Every week, to reduce the number of Jews in the camps to prevent overcrowding, The Selection occurs. It is basically Survival of the Fittest, as the weak are selected to die and the strong continue to work. Elie’s father thought that he was too slow and was selected to die, so he gave Elie everything that he had. Elie did not want the spoon and knife because it was a sign of his father giving up on life. “Here, take this knife,” he said.
Elie relentlessly gives his ration of bread and soup to his father, trying to keep him alive. Food begets nourishment, satisfaction, and occasionally happiness; to Elie food compels worry, seeing that his father fades regardless of how much he’s given. A meager decision shows his maturity, few children his age put forth the effort to show care for their parents, much less to keep them viable. Elie’s relationship with Shlomo grows stronger through their experiences until death. The little, European boy transforms from living as Elie Wiesel to surviving as A-7713, but his relationship with his father alters from essentially the silent treatment to a genuine love.
The main theme of The Road is sacrifice. Each decision that they make greatly affects whether they will live another day. Everyday throughout the book, the man chooses to wake up, dress his son, and give whatever he can to the young boy. It would be easier to take the food and divide it evenly, but that’s not what he did. It would be easier to take the baby roasting on the fire, but that’s not what they did.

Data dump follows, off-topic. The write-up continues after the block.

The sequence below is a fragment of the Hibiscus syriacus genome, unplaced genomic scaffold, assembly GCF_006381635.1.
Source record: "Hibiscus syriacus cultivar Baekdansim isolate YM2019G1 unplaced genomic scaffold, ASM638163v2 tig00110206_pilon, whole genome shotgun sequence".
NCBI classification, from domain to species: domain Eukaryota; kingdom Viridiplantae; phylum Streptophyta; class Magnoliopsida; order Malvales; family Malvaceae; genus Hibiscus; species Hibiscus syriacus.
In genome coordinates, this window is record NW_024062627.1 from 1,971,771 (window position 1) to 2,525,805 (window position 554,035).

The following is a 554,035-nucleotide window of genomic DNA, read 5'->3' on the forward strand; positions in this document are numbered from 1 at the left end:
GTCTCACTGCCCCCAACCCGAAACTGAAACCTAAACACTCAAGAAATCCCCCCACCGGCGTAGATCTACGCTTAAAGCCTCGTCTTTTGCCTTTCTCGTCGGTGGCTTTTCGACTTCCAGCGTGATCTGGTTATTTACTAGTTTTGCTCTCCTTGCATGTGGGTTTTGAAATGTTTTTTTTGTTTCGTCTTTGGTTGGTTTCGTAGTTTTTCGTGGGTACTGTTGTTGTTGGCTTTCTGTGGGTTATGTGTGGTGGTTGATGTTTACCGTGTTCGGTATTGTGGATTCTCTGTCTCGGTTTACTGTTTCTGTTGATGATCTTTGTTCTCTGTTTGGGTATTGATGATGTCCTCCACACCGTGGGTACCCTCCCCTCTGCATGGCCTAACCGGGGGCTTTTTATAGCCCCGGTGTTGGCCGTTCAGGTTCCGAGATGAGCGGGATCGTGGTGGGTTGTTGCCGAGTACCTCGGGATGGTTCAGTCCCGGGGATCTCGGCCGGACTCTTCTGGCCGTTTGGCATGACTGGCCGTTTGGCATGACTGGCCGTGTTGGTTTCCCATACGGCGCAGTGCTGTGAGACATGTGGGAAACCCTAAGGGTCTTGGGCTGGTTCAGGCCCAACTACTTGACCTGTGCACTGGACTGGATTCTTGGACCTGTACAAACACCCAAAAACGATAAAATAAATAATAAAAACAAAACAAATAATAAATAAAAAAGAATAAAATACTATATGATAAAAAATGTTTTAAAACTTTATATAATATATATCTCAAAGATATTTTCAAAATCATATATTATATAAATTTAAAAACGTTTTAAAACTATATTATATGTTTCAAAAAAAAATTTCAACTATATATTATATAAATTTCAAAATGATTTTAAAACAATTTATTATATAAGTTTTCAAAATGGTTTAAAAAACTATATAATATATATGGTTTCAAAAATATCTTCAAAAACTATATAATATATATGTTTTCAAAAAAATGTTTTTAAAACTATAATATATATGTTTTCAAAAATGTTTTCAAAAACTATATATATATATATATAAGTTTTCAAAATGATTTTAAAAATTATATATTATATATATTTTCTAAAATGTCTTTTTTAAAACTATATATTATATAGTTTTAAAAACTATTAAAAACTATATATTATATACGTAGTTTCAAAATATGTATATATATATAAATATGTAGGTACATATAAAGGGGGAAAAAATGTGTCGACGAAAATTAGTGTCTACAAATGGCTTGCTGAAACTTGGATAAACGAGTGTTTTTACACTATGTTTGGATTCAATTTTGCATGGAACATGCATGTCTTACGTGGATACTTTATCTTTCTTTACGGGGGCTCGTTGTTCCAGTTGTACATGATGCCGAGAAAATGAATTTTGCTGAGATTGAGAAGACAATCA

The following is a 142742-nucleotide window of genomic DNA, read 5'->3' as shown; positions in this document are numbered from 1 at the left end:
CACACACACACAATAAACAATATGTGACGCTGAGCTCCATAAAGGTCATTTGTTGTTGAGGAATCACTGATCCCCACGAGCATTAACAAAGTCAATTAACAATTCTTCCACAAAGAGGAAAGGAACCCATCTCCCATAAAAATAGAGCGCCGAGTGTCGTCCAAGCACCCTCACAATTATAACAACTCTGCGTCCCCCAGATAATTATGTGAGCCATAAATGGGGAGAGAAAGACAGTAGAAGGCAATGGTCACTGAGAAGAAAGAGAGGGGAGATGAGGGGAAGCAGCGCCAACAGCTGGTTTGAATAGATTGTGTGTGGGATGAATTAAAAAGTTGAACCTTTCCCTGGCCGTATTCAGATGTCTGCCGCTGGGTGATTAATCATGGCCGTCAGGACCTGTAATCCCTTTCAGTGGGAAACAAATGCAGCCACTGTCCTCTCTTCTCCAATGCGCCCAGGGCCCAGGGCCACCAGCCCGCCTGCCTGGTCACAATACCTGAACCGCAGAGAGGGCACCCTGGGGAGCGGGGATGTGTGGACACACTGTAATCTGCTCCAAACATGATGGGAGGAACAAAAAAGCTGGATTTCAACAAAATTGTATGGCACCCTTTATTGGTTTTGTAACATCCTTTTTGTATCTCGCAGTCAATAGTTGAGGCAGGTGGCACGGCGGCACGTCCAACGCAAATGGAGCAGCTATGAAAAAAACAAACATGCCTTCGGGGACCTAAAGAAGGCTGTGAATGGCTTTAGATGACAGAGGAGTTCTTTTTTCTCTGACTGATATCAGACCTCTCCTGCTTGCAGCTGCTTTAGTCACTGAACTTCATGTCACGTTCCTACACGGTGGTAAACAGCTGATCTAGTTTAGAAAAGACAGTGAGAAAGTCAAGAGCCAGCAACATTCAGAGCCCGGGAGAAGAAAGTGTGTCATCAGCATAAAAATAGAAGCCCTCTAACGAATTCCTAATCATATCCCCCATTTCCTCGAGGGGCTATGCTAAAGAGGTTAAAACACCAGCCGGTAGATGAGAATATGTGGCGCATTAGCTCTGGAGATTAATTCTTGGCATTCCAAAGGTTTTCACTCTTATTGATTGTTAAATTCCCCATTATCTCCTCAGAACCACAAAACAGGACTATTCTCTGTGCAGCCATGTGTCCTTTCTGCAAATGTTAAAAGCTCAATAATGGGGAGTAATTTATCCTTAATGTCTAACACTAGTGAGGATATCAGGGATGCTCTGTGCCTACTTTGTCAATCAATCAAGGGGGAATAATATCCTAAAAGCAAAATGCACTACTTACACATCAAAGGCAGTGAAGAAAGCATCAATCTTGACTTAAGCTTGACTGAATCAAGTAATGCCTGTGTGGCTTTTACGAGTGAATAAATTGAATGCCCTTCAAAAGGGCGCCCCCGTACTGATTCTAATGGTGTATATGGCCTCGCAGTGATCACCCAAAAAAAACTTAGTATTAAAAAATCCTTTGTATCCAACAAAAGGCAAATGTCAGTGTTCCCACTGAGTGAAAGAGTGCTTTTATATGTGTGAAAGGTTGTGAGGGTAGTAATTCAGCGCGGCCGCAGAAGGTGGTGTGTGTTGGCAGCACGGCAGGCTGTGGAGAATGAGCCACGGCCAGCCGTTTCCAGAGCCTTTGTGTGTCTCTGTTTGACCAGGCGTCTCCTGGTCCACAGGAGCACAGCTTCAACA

He notices that he needs people in his life to survive, he needs food, family and love. “It is easy, when you are young, to believe that what you desire is no less than what you deserve, to assume that if you want badly enough, it is you God-given right to have it. He's not only dying of starvation, but he's super lonely. McCandless suffers from lots of different things. He then slowly dies from eating the wrong thing, he suffers all the way till his death.
Elie may have continuously helped his father in lengthening his endurance, but failed to straighten his father’s will. He was able to continuously replenish his weak, old father little by little by making sacrifices such as by giving up his “ration of bread and soup” (110) due to his health and youth. But one aspect that he did not notice was that “every man for himself and . . .
In the beginning Elie shows compassion to others and helps them survive during rough times. By the end of the story Elie has little compassion left, only for his family members. Compassion also affected other characters like Mrs. Schacter and the Blockaleste. Characters have used compassion in order to help each other survive but having a lack of compassion also has effect on
I no longer accepted God 's silence. As I swallowed my ration of soup, I turned that act into a symbol of rebellion, of protest against Him. And I nibbled on my crust of bread. Deep inside me, I felt a great void opening.¨ Also, Wiesel says on page 68, ¨But now, I no longer pleaded for